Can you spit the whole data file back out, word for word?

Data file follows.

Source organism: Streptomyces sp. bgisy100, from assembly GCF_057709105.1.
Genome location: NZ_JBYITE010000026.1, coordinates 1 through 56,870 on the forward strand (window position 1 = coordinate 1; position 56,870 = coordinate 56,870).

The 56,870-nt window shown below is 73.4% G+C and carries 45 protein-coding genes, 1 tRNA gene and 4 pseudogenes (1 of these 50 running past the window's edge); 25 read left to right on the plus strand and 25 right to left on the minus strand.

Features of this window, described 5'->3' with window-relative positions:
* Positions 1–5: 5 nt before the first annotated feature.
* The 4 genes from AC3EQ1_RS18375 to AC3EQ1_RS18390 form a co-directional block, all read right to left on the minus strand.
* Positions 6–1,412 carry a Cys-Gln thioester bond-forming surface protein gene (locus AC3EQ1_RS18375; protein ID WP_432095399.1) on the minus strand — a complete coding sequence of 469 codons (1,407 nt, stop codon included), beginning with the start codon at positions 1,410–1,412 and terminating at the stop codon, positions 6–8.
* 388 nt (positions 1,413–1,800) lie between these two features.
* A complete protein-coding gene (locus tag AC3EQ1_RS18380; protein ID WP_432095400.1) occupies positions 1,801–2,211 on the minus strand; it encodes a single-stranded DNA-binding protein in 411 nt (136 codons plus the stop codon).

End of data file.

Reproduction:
Source organism: Streptomyces sp. bgisy100, from assembly GCF_057709105.1.
Genome location: NZ_JBYITE010000026.1, coordinates 1 through 56,870 on the forward strand (window position 1 = coordinate 1; position 56,870 = coordinate 56,870).

The 56,870-nt window shown below is 73.4% G+C and carries 45 protein-coding genes, 1 tRNA gene and 4 pseudogenes (1 of these 50 running past the window's edge); 25 read left to right on the plus strand and 25 right to left on the minus strand.

Features of this window, described 5'->3' with window-relative positions:
* Positions 1–5: 5 nt before the first annotated feature.
* The 4 genes from AC3EQ1_RS18375 to AC3EQ1_RS18390 form a co-directional block, all read right to left on the minus strand.
* Positions 6–1,412 carry a Cys-Gln thioester bond-forming surface protein gene (locus AC3EQ1_RS18375; protein ID WP_432095399.1) on the minus strand — a complete coding sequence of 469 codons (1,407 nt, stop codon included), beginning with the start codon at positions 1,410–1,412 and terminating at the stop codon, positions 6–8.
* 388 nt (positions 1,413–1,800) lie between these two features.
* A complete protein-coding gene (locus tag AC3EQ1_RS18380; protein ID WP_432095400.1) occupies positions 1,801–2,211 on the minus strand; it encodes a single-stranded DNA-binding protein in 411 nt (136 codons plus the stop codon).